Shannon Dosemagen: I am real­ly hap­py to intro­duce Dr. Nettrice Gaskins. She is join­ing us as part of an inclu­sive speak­er series and will be dis­cussing techno-vernacular cre­ativ­i­ty in STEAM. For those of you who are new to the term STEAM, it’s going to be talked about a lot today. It stands for Science, Technology, Engineering, Art, and Mathematics. 

Dr. Gaskins is the Boston Arts Academy STEAM Lab direc­tor, and notably the Academy is the only pub­lic high school in Boston for visu­al and per­form­ing arts. Dr. Gaskins earned a BFA in Computer Graphics with hon­ors from Pratt Institute in 1992, and an MFA in Art and Technology from the School of the Art Institute of Chicago in 94. She worked for sev­er­al years in K‑12 and post-secondary education,community media, and tech­nol­o­gy before enrolling at Georgia Institute of Technology, where she received a Doctorate in Digital Media in 2014.

Dr. Gaskins’ mod­el for techno-vernacular cre­ativ­i­ty is an area of prac­tice that inves­ti­gates the char­ac­ter­is­tics of cul­tur­al art and tech­nol­o­gy made by under­rep­re­sent­ed eth­nic groups for their own enter­tain­ment and cre­ative expres­sion and its appli­ca­tion in STEAM learn­ing. Her essays are includ­ed in edit­ed vol­umes such as Meet Me at the Fair: A World’s Fair Reader, Future Texts, and Afrofuturism 2.0: The Rise of Astro-Blackness, which…came out today. So look for it at your local bookstore.

I’m very hap­py to turn the mic over to Dr. Gaskins.

Nettrice Gaskins: Thank you.

I’m going to get start­ed and just say good after­noon and talk a lit­tle bit about how I came to STEAM, and then what kind of work I’m doing currently.

Techno-vernacular Creativity, Innovation & Learning” was kind of the title of my dis­ser­ta­tion, and I’m going to talk about how it came to that and then how I found STEAM on the way, through that process.

If peo­ple are famil­iar with ver­nac­u­lar, which I’m sure you are, peo­ple in the audi­ence out­side of this room may not be. It’s basi­cal­ly native lan­guage or dialect of a spe­cif­ic pop­u­la­tion as opposed to a wider, dom­i­nant, or main­stream com­mu­ni­ca­tion. So ver­nac­u­lar could be lan­guage but it could also be visu­al lan­guage, it can be spo­ken lan­guage, or oth­er types of ways of communication.

So in 2011, I was pret­ty sure that there was a link between graf­fi­ti and math. I don’t know how I came to that. Actually, I was doing some inter­views of graf­fi­ti artists, and lis­ten­ing to inter­views of graf­fi­ti at the begin­ning of my dis­ser­ta­tion stud­ies, and real­ized that a lot of the graf­fi­ti artists I was pay­ing atten­tion to were talk­ing a lot about sci­ence and math, and not mak­ing that con­nec­tion. So I went to some peo­ple and said I think there’s a link between graf­fi­ti and math, and was told, No no, there isn’t.” So my advi­sor said, You’re prob­a­bly right, but you need to find some­one who’s done the work.”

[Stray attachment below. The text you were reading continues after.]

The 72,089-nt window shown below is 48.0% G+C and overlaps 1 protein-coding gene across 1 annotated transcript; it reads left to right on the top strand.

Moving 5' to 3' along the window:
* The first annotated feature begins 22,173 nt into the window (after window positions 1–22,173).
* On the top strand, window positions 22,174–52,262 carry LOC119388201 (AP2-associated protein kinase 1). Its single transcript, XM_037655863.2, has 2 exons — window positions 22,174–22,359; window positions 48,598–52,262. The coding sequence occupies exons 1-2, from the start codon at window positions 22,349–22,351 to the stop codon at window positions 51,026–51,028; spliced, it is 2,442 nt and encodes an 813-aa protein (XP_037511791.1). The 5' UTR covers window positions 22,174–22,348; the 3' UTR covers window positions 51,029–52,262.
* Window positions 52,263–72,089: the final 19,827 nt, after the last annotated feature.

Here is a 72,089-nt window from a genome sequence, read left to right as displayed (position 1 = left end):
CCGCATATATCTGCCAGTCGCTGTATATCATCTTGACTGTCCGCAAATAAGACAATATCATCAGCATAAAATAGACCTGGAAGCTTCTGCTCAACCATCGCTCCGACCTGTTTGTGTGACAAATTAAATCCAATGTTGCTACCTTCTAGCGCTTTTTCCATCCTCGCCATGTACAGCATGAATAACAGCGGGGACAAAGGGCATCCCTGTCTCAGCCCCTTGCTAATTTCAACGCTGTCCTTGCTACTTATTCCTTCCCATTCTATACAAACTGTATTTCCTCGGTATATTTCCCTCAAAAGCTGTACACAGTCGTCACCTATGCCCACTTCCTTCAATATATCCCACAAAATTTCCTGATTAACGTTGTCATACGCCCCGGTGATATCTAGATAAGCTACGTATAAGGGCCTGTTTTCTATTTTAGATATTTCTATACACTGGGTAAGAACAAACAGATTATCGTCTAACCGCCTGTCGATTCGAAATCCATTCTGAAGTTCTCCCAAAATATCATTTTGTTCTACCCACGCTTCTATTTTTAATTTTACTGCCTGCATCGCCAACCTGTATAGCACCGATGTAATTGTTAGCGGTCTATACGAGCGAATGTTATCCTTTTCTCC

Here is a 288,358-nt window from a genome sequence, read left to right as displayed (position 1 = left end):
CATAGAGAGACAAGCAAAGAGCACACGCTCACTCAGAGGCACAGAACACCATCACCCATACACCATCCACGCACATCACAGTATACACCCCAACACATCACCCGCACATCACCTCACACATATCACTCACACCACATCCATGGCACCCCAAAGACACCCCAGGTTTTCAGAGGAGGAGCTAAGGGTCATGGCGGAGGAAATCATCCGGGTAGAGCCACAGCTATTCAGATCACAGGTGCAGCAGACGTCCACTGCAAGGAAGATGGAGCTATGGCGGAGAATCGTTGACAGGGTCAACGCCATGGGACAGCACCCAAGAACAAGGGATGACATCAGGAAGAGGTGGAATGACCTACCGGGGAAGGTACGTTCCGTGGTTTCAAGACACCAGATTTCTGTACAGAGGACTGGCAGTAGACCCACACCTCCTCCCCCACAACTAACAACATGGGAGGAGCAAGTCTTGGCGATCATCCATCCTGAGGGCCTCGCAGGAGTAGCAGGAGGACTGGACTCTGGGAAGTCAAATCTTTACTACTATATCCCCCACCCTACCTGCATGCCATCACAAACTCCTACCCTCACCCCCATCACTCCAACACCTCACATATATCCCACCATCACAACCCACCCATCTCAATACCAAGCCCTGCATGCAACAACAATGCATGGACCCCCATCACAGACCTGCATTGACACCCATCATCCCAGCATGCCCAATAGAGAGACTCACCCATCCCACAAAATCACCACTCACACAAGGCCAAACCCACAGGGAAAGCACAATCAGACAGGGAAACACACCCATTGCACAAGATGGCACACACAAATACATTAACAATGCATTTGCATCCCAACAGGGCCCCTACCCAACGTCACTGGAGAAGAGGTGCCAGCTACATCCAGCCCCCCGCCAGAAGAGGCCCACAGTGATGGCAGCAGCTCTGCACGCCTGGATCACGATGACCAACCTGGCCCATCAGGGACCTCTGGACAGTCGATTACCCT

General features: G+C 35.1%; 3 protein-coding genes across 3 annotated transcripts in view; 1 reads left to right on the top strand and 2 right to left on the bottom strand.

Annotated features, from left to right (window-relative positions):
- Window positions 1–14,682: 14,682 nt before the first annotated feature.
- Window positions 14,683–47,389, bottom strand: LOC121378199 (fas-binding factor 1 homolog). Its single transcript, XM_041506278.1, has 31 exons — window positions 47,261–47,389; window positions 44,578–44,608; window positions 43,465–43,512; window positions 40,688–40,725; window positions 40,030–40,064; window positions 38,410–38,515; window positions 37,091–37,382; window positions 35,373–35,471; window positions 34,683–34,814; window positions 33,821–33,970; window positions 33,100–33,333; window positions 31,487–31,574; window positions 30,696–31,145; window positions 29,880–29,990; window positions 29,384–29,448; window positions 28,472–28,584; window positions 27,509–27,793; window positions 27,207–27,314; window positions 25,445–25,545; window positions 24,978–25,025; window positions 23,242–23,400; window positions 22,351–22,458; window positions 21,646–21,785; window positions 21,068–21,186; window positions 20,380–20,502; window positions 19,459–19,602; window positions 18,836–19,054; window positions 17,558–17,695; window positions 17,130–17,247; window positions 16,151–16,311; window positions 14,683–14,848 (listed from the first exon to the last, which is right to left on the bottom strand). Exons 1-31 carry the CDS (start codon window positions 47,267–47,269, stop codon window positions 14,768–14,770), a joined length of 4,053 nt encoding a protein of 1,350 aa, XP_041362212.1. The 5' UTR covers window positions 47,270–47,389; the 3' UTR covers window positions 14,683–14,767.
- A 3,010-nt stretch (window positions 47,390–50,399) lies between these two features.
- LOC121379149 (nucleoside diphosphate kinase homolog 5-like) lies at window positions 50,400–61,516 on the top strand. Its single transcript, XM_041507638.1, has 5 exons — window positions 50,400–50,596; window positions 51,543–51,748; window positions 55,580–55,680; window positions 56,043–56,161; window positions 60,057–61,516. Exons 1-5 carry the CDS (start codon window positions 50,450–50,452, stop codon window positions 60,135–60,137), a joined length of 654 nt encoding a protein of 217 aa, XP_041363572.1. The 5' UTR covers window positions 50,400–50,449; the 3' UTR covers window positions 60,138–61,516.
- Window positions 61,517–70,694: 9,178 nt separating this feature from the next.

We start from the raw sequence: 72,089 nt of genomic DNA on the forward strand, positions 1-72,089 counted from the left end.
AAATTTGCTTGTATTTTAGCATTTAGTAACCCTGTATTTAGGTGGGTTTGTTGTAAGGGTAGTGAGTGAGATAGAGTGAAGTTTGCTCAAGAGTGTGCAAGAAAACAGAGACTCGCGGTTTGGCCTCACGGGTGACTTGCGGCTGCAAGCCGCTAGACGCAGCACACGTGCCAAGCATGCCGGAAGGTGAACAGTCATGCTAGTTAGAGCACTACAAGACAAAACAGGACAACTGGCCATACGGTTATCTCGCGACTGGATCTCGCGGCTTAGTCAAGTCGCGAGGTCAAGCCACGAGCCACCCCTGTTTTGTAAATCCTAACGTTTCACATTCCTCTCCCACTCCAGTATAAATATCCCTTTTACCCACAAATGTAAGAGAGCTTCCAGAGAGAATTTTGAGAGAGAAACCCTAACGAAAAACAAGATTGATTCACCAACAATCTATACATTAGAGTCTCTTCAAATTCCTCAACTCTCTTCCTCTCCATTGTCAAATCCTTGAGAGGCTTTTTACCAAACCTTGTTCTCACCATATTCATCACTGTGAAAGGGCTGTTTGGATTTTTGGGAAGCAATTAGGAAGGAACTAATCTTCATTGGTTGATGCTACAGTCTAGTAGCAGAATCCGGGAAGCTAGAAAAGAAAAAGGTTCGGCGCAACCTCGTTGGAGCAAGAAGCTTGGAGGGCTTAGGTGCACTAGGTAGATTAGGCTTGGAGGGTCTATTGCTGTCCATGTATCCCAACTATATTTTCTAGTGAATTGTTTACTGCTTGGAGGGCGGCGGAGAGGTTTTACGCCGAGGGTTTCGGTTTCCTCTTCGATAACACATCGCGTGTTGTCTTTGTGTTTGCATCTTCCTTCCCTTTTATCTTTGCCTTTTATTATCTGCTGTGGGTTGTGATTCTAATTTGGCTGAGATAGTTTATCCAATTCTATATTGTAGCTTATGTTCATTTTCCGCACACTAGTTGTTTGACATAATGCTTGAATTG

So I made a guess and con­tact­ed Ron Eglash over at Rensselaer Polytechnic Institute, and he was like, Oh. Yeah, we devel­oped soft­ware that’s called Graffiti Grapher. It’s online. It’s free for edu­ca­tors.” They had a bunch of oth­er tools that are based on cul­tur­al art, and they’re basi­cal­ly teach­ing com­put­er pro­gram­ming on a very basic lev­el and/or math­e­mat­ics, or both. So these tools were just there since 2006 or what­ev­er, and one of them was graf­fi­ti and math. And there was a lot of back­ground about how that con­nect­ed to math­e­mat­ics, look­ing at coor­di­nates and things like that.

But my inter­est in graf­fi­ti goes way back to when I was a high school stu­dent, and maybe even before that. So being able to con­nect it in such a way was a great thing because that’s when I heard about STEAM, around the same few months of time.

Techno-vernacular (the tech­no” part being tech­no­log­i­cal or tech­nol­o­gy), is sort of look­ing at cul­tur­al art and tech­nol­o­gy made by under­rep­re­sent­ed eth­nic groups. So indige­nous, African, and Latino dias­po­ras for their own enter­tain­ment or cre­ative expres­sion. So it’s less about the def­i­n­i­tion and more about how peo­ple find mean­ing in math. Or how they find mean­ing in sci­ence. How they find mean­ing in an art and oth­er things. And how they sort of com­mu­ni­cate. The look, the style, the expres­sion that’s asso­ci­at­ed with a par­tic­u­lar group, time, place, or event.

So I was like let’s look at this as a frame­work. Reappropriation was some­thing I looked at, impro­vi­sa­tion, con­cep­tu­al remix­ing as it relat­ed to techno-vernacular cre­ativ­i­ty. And so through reap­pro­pri­a­tion you rede­ploy mate­r­i­al. I’ll give some exam­ples of that in a sec­ond. Improvisation, which is huge, is sort of recon­ceiv­ing tech­nol­o­gy that trans­gress­es the tech­nol­o­gy’s designed func­tion and mean­ing. And then remix­ing is the redesign­ing or pro­duc­ing new mate­r­i­al arti­facts after the exist­ing form or func­tion has been reject­ed. So look­ing at schol­ars who were in sci­ence and tech­nol­o­gy stud­ies and some in engi­neer­ing, and how they were look­ing at these groups and how they were engag­ing with tech­nol­o­gy and science.